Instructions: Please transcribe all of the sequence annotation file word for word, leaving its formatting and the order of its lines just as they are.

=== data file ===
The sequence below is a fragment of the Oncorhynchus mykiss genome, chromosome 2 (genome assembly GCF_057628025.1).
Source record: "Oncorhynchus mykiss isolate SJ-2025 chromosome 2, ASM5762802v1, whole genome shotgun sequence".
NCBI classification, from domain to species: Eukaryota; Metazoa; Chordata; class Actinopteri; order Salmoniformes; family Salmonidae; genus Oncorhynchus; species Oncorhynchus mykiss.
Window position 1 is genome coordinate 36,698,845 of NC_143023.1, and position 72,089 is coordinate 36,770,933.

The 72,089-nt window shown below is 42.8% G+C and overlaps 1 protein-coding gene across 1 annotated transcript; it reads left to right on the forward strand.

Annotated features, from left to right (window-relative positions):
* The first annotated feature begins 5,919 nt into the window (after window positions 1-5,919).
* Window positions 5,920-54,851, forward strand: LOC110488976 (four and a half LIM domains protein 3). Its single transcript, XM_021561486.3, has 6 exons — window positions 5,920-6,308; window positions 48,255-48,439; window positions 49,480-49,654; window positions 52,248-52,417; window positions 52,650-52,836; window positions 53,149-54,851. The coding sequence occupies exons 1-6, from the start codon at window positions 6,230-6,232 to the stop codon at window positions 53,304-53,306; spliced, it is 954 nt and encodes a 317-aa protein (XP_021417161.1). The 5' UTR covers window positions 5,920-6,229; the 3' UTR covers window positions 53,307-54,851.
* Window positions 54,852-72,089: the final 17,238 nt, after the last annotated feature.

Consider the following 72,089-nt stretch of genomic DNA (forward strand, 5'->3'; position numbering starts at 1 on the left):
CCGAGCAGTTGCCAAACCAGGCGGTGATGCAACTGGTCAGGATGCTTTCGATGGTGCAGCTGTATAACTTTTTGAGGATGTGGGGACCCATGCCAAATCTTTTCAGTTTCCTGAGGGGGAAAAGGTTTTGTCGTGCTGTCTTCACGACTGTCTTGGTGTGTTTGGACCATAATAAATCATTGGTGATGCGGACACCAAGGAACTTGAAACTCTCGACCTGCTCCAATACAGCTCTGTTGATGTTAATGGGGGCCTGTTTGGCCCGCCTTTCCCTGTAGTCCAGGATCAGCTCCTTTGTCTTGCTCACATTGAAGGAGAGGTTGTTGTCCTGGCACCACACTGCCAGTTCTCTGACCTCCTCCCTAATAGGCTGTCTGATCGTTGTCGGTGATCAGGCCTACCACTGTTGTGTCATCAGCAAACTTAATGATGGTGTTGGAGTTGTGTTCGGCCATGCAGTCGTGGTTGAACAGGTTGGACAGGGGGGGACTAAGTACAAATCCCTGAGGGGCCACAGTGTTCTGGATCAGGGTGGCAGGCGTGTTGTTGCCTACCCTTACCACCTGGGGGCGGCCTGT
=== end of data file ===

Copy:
The sequence below is a fragment of the Oncorhynchus mykiss genome, chromosome 2 (genome assembly GCF_057628025.1).
Source record: "Oncorhynchus mykiss isolate SJ-2025 chromosome 2, ASM5762802v1, whole genome shotgun sequence".
NCBI classification, from domain to species: Eukaryota; Metazoa; Chordata; class Actinopteri; order Salmoniformes; family Salmonidae; genus Oncorhynchus; species Oncorhynchus mykiss.
Window position 1 is genome coordinate 36,698,845 of NC_143023.1, and position 72,089 is coordinate 36,770,933.

The 72,089-nt window shown below is 42.8% G+C and overlaps 1 protein-coding gene across 1 annotated transcript; it reads left to right on the forward strand.

Annotated features, from left to right (window-relative positions):
* The first annotated feature begins 5,919 nt into the window (after window positions 1-5,919).
* Window positions 5,920-54,851, forward strand: LOC110488976 (four and a half LIM domains protein 3). Its single transcript, XM_021561486.3, has 6 exons — window positions 5,920-6,308; window positions 48,255-48,439; window positions 49,480-49,654; window positions 52,248-52,417; window positions 52,650-52,836; window positions 53,149-54,851. The coding sequence occupies exons 1-6, from the start codon at window positions 6,230-6,232 to the stop codon at window positions 53,304-53,306; spliced, it is 954 nt and encodes a 317-aa protein (XP_021417161.1). The 5' UTR covers window positions 5,920-6,229; the 3' UTR covers window positions 53,307-54,851.
* Window positions 54,852-72,089: the final 17,238 nt, after the last annotated feature.

Consider the following 72,089-nt stretch of genomic DNA (forward strand, 5'->3'; position numbering starts at 1 on the left):
CCGAGCAGTTGCCAAACCAGGCGGTGATGCAACTGGTCAGGATGCTTTCGATGGTGCAGCTGTATAACTTTTTGAGGATGTGGGGACCCATGCCAAATCTTTTCAGTTTCCTGAGGGGGAAAAGGTTTTGTCGTGCTGTCTTCACGACTGTCTTGGTGTGTTTGGACCATAATAAATCATTGGTGATGCGGACACCAAGGAACTTGAAACTCTCGACCTGCTCCAATACAGCTCTGTTGATGTTAATGGGGGCCTGTTTGGCCCGCCTTTCCCTGTAGTCCAGGATCAGCTCCTTTGTCTTGCTCACATTGAAGGAGAGGTTGTTGTCCTGGCACCACACTGCCAGTTCTCTGACCTCCTCCCTAATAGGCTGTCTGATCGTTGTCGGTGATCAGGCCTACCACTGTTGTGTCATCAGCAAACTTAATGATGGTGTTGGAGTTGTGTTCGGCCATGCAGTCGTGGTTGAACAGGTTGGACAGGGGGGGACTAAGTACAAATCCCTGAGGGGCCACAGTGTTCTGGATCAGGGTGGCAGGCGTGTTGTTGCCTACCCTTACCACCTGGGGGCGGCCTGT